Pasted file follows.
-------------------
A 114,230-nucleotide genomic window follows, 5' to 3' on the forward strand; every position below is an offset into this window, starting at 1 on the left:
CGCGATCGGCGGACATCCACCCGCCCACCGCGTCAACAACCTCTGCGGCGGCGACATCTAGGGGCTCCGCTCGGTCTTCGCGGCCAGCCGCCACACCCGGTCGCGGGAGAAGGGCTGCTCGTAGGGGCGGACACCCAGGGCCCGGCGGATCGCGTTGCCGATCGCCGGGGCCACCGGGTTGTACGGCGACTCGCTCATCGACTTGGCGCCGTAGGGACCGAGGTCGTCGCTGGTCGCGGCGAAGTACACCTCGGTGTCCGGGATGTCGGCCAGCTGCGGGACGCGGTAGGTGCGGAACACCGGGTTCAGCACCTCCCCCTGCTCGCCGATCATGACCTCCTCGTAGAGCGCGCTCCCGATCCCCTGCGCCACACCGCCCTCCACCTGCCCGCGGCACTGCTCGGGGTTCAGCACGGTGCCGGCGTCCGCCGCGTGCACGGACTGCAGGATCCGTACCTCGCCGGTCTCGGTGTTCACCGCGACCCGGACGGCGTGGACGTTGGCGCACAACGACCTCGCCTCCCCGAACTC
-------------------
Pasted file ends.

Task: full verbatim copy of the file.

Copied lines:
A 114,230-nucleotide genomic window follows, 5' to 3' on the forward strand; every position below is an offset into this window, starting at 1 on the left:
CGCGATCGGCGGACATCCACCCGCCCACCGCGTCAACAACCTCTGCGGCGGCGACATCTAGGGGCTCCGCTCGGTCTTCGCGGCCAGCCGCCACACCCGGTCGCGGGAGAAGGGCTGCTCGTAGGGGCGGACACCCAGGGCCCGGCGGATCGCGTTGCCGATCGCCGGGGCCACCGGGTTGTACGGCGACTCGCTCATCGACTTGGCGCCGTAGGGACCGAGGTCGTCGCTGGTCGCGGCGAAGTACACCTCGGTGTCCGGGATGTCGGCCAGCTGCGGGACGCGGTAGGTGCGGAACACCGGGTTCAGCACCTCCCCCTGCTCGCCGATCATGACCTCCTCGTAGAGCGCGCTCCCGATCCCCTGCGCCACACCGCCCTCCACCTGCCCGCGGCACTGCTCGGGGTTCAGCACGGTGCCGGCGTCCGCCGCGTGCACGGACTGCAGGATCCGTACCTCGCCGGTCTCGGTGTTCACCGCGACCCGGACGGCGTGGACGTTGGCGCACAACGACCTCGCCTCCCCGAACTC